Lyme Kingston 2017 

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Ehrlichiosis is caused by various types of Ehrlichia and Anaplasmosis is caused by Anaplasma phagocytophilum.

Ehrlichiosis was formerly called HME, human monocytic ehrlichiosis and Anaplasmosis used to be called HGE, human granulocytic ehrlichiosis.

Some studies suggest that, in endemic areas, as many as 15 – 36% of the human population has been infected, although many people may not be aware that they are infected.  


The clinical manifestations of ehrlichiosis and anaplasmosis are the same. Each is often characterized by sudden high fever, fatigue, muscle aches, headache. Rash is uncommon but has been reported. The disease can be mild or life-threatening. Severely ill patients can have low white blood cell count, low platelet count, anemia, elevated liver enzymes, kidney failure and respiratory insufficiency. Older people or people with immune suppression are more likely to require hospitalization. Deaths have occurred.


Compared with HME, HGA appears less likely to involve the central nervous system, but peripheral neuropathies are more common and can last weeks to months. Among the neurologic findings reported in the medical literature are facial palsy, demyelinating polyneuropathy and brachial plexopathy. Respiratory distress syndrome and a septic or toxic shock-like syndrome have been reported, but appear to be less common than in HME.  Diagnosis is limited by our current ability to test for only two species. Ehrlichia parasites multiply inside host cells, forming large mulberry-shaped clusters called morulae that doctors can sometimes see on blood smears. The infection still can easily be missed. The doctor may suspect Ehrlichiosis or Anaplasmosis in a patient who does not respond well to treatment for Lyme disease.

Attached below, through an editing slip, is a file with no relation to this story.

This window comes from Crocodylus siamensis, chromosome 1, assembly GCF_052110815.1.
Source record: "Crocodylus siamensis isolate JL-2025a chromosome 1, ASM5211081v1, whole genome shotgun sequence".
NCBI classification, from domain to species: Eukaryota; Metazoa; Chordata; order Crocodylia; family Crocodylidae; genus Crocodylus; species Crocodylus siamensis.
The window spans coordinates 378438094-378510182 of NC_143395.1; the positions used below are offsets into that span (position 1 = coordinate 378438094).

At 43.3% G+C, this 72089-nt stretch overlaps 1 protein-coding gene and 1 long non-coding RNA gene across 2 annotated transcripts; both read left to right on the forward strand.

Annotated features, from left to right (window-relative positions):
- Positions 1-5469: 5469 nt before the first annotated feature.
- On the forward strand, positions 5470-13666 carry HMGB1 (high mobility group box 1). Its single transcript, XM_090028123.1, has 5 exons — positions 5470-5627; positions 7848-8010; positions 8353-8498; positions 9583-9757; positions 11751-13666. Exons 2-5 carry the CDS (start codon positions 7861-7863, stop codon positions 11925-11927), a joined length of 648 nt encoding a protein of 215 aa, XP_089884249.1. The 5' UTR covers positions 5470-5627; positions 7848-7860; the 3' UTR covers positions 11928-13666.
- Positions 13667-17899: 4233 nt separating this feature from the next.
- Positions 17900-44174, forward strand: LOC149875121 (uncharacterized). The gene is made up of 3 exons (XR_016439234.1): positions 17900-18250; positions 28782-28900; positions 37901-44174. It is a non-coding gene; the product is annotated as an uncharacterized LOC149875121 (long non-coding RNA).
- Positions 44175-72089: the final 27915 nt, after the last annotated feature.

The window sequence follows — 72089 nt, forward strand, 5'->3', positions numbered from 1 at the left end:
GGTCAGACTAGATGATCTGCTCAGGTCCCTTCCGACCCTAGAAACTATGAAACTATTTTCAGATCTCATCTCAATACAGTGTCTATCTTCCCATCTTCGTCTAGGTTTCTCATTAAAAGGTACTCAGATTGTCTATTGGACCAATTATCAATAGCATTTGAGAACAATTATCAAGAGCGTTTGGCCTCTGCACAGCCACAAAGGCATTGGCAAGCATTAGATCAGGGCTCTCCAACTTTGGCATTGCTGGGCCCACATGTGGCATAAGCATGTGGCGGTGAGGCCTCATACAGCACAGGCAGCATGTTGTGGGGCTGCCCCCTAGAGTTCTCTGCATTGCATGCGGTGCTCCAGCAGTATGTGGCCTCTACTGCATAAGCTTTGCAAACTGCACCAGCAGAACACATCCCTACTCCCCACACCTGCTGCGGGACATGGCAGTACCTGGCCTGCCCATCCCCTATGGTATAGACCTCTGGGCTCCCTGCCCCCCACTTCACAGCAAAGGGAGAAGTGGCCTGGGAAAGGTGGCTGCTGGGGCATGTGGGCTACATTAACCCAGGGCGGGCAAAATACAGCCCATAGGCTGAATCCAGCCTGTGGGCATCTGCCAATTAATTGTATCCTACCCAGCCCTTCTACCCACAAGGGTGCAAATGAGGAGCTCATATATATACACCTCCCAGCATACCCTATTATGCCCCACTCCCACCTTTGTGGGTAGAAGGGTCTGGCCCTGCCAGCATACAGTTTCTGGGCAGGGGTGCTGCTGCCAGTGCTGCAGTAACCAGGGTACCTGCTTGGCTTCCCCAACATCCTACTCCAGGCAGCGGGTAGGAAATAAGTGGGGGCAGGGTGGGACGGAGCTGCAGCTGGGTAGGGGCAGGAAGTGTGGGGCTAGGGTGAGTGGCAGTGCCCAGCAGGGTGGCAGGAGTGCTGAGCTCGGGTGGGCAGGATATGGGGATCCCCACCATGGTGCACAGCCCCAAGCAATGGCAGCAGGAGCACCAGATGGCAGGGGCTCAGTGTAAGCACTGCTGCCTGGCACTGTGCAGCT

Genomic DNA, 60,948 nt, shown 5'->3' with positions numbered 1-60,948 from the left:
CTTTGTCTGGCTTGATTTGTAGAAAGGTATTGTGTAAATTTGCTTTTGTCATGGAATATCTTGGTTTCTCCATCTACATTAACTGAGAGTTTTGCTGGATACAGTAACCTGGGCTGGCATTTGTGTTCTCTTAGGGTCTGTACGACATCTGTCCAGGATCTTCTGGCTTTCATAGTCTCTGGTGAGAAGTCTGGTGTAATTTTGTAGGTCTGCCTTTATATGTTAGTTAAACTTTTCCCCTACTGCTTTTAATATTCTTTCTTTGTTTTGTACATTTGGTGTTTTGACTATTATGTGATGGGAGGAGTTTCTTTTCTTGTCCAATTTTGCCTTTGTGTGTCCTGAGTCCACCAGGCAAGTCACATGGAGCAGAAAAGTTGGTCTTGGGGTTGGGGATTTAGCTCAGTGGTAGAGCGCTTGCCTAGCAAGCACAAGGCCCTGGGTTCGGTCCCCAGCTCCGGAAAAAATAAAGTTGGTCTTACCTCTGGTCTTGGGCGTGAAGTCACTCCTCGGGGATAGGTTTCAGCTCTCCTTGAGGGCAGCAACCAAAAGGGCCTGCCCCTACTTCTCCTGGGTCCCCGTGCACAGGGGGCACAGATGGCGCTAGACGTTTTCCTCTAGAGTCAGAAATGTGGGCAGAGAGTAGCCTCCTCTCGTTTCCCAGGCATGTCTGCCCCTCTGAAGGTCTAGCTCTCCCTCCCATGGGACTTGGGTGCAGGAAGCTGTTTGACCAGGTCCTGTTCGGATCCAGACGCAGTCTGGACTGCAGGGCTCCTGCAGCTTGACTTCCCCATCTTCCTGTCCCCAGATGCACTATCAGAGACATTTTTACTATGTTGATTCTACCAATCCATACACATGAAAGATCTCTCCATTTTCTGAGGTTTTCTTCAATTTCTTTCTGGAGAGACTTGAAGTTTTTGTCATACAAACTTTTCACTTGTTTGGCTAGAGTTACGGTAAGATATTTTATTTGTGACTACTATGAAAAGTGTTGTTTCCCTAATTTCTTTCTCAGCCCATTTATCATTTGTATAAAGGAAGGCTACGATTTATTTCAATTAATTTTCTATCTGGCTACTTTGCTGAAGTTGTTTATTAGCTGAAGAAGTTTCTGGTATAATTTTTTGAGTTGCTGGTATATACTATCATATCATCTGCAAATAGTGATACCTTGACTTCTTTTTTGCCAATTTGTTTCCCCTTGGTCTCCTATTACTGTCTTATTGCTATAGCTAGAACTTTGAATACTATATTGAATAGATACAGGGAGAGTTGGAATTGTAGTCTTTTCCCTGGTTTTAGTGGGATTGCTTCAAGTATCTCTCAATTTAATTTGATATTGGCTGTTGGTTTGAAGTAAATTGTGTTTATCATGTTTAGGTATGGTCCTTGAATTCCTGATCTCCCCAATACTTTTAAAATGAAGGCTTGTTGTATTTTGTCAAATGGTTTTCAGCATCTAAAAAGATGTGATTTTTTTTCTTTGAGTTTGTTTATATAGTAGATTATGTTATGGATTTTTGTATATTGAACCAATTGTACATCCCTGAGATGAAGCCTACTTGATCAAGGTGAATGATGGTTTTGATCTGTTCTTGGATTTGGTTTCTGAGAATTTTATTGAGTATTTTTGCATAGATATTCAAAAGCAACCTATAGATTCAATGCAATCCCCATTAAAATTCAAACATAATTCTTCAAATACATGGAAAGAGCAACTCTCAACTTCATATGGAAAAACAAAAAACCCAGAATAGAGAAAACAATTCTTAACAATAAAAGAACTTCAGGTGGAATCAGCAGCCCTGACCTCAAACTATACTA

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Ehrlichia and Anaplasmosis

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